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article image‘Missing’ element discovered in Earth’s core

By Tim Sandle     Jan 10, 2017 in Science
San Fransisco - Japanese scientists have revealed a third major element that makes up the core of the Earth, along with iron and nickel. The search for the third element has been underway for several years.
The ‘discovery’ of the third element remains theoretical and it is based on studies that recreated the high temperatures and pressures within the core of the Earth. These experiments reveal the ‘missing’ third element to be silicon. The findings suggest that around five percent of the Earth’s inner core is made up of silicon (by weight). This is unlikely to be in a pure form, but rather dissolved into the iron-nickel alloys.
The theoretical breakdown of the Earth’s core:
Iron – 85 percent
Nickel – 10 percent
Silicon – 5 percent
Silicon is a hard and brittle crystalline solid with a blue-gray metallic luster. Silicon is the eighth most common element in the universe by mass. However, perhaps until now, it very rarely occurs as the pure element in the Earth's crust. Elemental silicon plays a significant role in the modern world economy.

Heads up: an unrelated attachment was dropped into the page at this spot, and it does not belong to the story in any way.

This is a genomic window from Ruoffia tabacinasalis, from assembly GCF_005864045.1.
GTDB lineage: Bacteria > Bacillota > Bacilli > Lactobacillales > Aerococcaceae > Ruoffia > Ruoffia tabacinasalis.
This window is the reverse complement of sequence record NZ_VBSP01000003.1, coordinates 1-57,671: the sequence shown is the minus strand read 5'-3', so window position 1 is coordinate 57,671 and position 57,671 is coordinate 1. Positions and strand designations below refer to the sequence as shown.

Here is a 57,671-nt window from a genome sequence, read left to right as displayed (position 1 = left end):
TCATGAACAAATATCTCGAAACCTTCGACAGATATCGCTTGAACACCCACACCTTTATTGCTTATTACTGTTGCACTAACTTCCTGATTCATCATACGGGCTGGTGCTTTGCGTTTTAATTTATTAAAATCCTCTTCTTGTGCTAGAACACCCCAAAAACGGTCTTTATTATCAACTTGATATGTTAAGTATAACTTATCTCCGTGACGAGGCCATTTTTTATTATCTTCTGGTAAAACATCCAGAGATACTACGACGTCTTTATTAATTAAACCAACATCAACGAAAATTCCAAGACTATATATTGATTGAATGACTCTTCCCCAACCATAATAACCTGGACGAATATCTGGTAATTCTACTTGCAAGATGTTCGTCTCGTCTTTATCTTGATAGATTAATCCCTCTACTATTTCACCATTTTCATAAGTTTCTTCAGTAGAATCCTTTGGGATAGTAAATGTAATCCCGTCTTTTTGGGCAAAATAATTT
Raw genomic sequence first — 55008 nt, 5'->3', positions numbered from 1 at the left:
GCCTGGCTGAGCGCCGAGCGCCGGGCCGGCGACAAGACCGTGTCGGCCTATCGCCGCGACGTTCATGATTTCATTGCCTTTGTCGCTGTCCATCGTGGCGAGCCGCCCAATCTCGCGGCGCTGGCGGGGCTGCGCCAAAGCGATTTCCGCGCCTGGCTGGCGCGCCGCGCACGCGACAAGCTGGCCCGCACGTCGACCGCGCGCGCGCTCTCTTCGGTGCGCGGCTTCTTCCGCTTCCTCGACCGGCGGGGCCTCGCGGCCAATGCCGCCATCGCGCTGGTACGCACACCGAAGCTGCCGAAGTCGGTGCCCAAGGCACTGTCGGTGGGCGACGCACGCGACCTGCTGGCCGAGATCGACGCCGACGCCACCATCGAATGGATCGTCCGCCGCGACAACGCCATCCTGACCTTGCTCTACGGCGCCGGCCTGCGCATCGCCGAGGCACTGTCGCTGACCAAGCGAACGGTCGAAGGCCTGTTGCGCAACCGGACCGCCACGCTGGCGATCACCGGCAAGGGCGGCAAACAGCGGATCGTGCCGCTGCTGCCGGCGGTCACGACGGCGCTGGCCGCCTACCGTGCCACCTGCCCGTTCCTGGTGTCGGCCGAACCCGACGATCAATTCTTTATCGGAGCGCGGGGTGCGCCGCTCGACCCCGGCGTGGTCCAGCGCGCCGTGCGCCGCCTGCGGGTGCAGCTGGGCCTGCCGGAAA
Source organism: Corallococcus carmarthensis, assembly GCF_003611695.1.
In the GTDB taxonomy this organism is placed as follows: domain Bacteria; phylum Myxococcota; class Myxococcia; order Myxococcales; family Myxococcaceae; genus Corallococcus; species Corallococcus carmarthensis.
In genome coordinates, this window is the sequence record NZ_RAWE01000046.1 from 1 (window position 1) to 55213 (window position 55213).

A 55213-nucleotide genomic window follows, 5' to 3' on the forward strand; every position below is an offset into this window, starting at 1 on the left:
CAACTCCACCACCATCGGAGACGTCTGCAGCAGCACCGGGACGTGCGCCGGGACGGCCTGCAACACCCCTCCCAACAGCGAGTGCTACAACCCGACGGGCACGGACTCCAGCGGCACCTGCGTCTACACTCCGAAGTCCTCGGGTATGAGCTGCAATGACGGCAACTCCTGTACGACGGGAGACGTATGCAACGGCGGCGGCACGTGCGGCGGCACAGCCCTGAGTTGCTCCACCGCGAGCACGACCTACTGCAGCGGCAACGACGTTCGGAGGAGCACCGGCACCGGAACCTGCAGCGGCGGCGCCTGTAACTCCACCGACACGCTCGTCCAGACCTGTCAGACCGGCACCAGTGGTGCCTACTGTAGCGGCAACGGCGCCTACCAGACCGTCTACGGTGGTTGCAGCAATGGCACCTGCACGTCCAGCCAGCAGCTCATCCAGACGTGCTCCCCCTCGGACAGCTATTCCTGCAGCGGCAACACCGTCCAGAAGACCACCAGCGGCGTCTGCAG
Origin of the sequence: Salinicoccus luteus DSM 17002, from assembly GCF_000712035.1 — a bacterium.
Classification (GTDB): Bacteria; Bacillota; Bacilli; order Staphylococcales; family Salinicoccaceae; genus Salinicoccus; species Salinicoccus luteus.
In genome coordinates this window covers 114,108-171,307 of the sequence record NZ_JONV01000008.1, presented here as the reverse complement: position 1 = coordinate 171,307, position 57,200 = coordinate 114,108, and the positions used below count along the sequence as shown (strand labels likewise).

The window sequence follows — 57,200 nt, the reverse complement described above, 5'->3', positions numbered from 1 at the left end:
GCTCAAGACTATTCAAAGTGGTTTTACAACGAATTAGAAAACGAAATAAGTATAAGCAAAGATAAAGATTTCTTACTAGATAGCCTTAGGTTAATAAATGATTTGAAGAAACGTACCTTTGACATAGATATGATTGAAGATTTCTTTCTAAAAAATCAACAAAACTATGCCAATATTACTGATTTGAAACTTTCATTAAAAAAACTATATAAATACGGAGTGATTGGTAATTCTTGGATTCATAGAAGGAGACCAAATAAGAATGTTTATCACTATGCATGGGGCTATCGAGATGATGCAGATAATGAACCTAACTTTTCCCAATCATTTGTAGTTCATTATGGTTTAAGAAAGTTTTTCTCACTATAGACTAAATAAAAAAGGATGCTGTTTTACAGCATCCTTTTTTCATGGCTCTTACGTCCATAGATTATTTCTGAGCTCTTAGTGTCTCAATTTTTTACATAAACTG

With the new experiment, the researchers, who are based at University of Tohoku, believe they will gain a better understanding to how the Earth was formed. Speaking with BBC Science, the chief scientist, Eiji Ohtani said: “we believe that silicon is a major element.”
The findings may help unravel a debate within science as to whether oxygen was in abundance when the Earth was formed or in limited supply.
The reason for recreating the conditions of the Earth’s core within a laboratory setting are because the innermost part of the planet is a solid ball, with a radius of about 1,200 kilometers, which means that it lies too deep to investigate. Most data relating to the core comes from seismic readings.
Further studies will need to be run in order to confirm the findings. At present the laboratory studies provide a window to see what the Earth's interior was probably like after it first formed some 4.5 billion years ago.
The findings have yet to be published in a peer review paper. However, Professor Ohtani has presented his research to the Meeting of the American Geophysical Union in San Francisco.
More about Earth, Elements, Core, Physics
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